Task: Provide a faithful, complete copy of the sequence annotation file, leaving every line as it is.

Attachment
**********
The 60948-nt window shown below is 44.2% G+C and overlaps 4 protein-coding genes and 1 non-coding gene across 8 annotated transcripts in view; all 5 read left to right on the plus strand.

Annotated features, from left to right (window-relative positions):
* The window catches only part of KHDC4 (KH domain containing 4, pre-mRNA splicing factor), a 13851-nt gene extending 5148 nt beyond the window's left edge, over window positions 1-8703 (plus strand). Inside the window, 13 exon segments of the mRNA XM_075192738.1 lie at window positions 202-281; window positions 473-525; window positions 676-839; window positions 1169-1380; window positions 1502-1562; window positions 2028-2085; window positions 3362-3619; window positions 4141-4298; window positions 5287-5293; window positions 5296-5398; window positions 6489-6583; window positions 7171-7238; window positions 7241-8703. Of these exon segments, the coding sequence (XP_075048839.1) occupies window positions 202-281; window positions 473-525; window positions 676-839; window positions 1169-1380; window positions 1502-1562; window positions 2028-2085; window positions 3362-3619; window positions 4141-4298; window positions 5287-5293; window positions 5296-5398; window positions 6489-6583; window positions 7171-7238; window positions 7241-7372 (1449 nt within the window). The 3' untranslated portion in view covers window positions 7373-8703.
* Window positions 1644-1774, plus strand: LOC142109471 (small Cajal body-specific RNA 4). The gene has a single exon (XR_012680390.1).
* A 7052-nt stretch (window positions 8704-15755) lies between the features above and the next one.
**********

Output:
The 60948-nt window shown below is 44.2% G+C and overlaps 4 protein-coding genes and 1 non-coding gene across 8 annotated transcripts in view; all 5 read left to right on the plus strand.

Annotated features, from left to right (window-relative positions):
* The window catches only part of KHDC4 (KH domain containing 4, pre-mRNA splicing factor), a 13851-nt gene extending 5148 nt beyond the window's left edge, over window positions 1-8703 (plus strand). Inside the window, 13 exon segments of the mRNA XM_075192738.1 lie at window positions 202-281; window positions 473-525; window positions 676-839; window positions 1169-1380; window positions 1502-1562; window positions 2028-2085; window positions 3362-3619; window positions 4141-4298; window positions 5287-5293; window positions 5296-5398; window positions 6489-6583; window positions 7171-7238; window positions 7241-8703. Of these exon segments, the coding sequence (XP_075048839.1) occupies window positions 202-281; window positions 473-525; window positions 676-839; window positions 1169-1380; window positions 1502-1562; window positions 2028-2085; window positions 3362-3619; window positions 4141-4298; window positions 5287-5293; window positions 5296-5398; window positions 6489-6583; window positions 7171-7238; window positions 7241-7372 (1449 nt within the window). The 3' untranslated portion in view covers window positions 7373-8703.
* Window positions 1644-1774, plus strand: LOC142109471 (small Cajal body-specific RNA 4). The gene has a single exon (XR_012680390.1).
* A 7052-nt stretch (window positions 8704-15755) lies between the features above and the next one.